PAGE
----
However, from some of the questions raised during Q&A sessions, and the response from audience members in support of some questions, such as when there was applause to a question about doing away with ARVs and focusing on “our” traditional herbs. Apparently someone (who I didn’t catch his name) had proven years ago that these herbs work, but they have been ignored by the medical world. The ignorance of the question – especially since he begun by saying “prevention is better than cure” so the herbs should be used rather than ARVs – was disturbing. And from my studies, which we presented the findings of at the conference, several people believe that bathing with or rubbing several herbs after intercourse will prevent infection from the AIDS virus. But what was also more disturbing was the loud applause from the audience in support of what the man said.
One issue that I would have liked as a focus of the conference is Stigma. There is a serious problem with stigma and stigma in man ways in driving the epidemic more than anything else. It was also somewhat evident at the conference – in my opinion. For instance, when I visited the exhibition area, I went around looking at who was there, and also looking for those providing HIV testing services. At ICASA, 2 or 3 exhibitions stands had testing services at their stands and I have seen that at other conferences, but there was none here. I roamed the conference grounds and far off in one corner of the conference center grounds, there were four or so obscure tents. Without going close to them and actually asking what happens here, you would never know they were testing areas. A tent for an event planner advertising at the conference was much closer and more visible than the HIV testing tents at an HIV/AIDS conference.
Overall, from questions that were asked, there is still widespread anger towards the Nigerian government with regards to their response to HIV and AIDS. Some directly addressed the former Minister for Health during one of the plenary sessions asking him to account for what exactly he had done to address the AIDS epidemic in Nigeria while he was NACA DG and most recently Minister for Health. In addition, we had all received a free newspaper at the conference and the headline on one of the days was “Senators demand N43bn annual allowance.” This is outside of furniture allowance and housing and all what not. It comes out to something like N100million each quarterly or something like that. But at the same time, there we were proudly being told how the 2010 budget included N5bn for the Ministry of Health and NACA together, with majority going to HIV/AIDS, with an expectation for an applause. One woman couldn’t help herself but to say “Shame on the government!”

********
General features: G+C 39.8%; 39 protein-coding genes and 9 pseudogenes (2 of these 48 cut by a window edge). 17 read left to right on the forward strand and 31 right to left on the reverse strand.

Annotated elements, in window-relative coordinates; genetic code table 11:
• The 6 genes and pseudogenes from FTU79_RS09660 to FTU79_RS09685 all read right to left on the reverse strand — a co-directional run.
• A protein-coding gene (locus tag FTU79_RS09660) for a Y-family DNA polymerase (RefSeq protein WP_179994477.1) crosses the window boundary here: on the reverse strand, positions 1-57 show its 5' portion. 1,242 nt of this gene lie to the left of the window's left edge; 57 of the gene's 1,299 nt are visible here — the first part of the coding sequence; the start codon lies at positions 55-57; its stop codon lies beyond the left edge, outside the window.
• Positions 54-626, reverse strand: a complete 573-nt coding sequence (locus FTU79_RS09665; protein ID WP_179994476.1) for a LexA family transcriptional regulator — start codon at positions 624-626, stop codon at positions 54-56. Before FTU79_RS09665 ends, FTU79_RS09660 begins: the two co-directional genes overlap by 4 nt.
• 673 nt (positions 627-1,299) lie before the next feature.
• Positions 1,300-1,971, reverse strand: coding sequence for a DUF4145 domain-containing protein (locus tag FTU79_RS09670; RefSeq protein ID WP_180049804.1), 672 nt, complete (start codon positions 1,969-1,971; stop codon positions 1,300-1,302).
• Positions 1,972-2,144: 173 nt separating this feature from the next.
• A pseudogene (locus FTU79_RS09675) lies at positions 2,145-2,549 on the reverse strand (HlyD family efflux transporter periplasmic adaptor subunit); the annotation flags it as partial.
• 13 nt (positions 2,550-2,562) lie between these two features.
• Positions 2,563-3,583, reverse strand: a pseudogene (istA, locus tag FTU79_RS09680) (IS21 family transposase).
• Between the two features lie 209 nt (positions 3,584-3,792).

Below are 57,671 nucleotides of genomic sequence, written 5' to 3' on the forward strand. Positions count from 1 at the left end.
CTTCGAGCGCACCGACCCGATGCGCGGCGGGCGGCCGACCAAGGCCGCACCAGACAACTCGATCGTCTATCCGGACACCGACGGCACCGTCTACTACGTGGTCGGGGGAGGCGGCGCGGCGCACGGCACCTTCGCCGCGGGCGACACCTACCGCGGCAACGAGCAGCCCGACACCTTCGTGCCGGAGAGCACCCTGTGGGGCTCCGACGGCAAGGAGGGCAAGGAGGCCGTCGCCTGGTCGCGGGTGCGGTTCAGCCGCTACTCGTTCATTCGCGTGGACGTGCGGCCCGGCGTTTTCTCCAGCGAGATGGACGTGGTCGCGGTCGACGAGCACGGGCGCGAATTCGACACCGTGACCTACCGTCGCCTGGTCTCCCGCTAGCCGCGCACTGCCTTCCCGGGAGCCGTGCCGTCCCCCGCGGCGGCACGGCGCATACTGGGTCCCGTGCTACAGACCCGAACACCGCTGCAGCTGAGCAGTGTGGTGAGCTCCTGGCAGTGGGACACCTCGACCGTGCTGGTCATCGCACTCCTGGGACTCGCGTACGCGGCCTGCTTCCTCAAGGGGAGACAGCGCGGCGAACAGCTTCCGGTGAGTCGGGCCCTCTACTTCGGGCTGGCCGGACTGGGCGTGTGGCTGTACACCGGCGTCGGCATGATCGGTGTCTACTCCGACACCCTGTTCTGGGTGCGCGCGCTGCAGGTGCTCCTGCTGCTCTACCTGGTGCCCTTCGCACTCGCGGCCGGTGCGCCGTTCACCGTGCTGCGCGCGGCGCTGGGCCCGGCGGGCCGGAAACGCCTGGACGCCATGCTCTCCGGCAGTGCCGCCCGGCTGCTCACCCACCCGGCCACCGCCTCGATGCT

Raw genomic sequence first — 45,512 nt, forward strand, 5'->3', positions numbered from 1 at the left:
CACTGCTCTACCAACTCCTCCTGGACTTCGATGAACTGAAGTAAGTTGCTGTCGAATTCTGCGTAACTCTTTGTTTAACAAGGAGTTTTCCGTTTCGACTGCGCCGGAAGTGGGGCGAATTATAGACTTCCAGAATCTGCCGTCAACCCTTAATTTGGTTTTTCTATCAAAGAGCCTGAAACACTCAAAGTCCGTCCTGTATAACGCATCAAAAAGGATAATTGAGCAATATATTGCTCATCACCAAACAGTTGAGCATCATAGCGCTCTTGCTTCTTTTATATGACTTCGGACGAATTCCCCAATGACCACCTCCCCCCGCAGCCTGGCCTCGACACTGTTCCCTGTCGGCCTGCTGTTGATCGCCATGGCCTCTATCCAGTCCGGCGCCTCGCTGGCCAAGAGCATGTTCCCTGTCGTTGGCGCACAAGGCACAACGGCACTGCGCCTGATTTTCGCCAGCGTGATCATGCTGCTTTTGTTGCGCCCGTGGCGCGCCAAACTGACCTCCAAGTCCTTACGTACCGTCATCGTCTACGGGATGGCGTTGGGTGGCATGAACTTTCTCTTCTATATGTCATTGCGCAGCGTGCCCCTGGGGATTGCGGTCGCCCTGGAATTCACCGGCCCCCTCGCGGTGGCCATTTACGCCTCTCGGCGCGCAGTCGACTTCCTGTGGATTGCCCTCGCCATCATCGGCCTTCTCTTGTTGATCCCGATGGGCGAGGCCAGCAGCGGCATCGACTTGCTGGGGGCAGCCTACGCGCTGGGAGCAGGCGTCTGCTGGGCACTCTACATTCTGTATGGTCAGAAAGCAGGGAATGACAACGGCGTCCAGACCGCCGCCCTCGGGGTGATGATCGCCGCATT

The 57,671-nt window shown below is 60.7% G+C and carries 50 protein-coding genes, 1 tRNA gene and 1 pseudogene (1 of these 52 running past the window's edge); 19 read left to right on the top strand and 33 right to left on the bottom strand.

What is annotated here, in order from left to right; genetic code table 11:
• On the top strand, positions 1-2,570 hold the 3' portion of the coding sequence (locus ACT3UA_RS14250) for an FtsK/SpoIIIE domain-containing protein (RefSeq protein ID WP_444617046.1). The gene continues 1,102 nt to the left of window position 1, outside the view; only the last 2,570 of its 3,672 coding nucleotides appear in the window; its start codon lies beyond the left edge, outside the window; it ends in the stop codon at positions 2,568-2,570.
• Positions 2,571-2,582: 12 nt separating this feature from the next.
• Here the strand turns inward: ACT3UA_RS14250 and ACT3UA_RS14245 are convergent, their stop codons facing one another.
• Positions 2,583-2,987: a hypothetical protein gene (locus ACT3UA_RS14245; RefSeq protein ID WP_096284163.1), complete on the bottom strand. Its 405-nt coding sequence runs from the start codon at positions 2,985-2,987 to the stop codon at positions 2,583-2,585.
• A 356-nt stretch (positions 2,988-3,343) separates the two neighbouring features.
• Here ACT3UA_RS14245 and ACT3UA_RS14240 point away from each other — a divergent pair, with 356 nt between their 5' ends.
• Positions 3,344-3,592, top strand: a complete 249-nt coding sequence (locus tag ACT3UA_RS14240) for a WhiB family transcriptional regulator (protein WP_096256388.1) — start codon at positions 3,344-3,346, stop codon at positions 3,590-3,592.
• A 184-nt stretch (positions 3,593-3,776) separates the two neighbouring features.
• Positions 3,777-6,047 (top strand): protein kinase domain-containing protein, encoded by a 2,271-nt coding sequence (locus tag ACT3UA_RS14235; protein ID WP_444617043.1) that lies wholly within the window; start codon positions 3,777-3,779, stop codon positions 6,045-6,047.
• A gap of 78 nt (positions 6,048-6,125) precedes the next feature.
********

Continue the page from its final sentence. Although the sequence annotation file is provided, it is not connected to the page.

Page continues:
According to her, we keep talking about what external donors are contributing to addressing the AIDS problem in Nigeria, but what has Nigeria ever given any other country to address AIDS, when some people in government are collecting large sums for allowances?
In my personal opinion, the conference was relatively well organized, but for future conferences, it would be nice to see a larger presence of Nigerian researchers (outside of those related to PEPFAR or other international institutions). There was very little of that, especially none from the University of Nigeria, Enugu, where I used to work. I hope for the next conference, the focus will include addressing stigma, all SACAs across the country will be required to give presentations on what they are doing within their states to address HIV and AIDS. But all in all – a good conference.
To the right is Professor Idoko, DG of NACA. A few more pictures from the conference below.
Never doubt that a small group of thoughtful committed people can change the world; indeed it is the only thing that ever has…Margaret Mead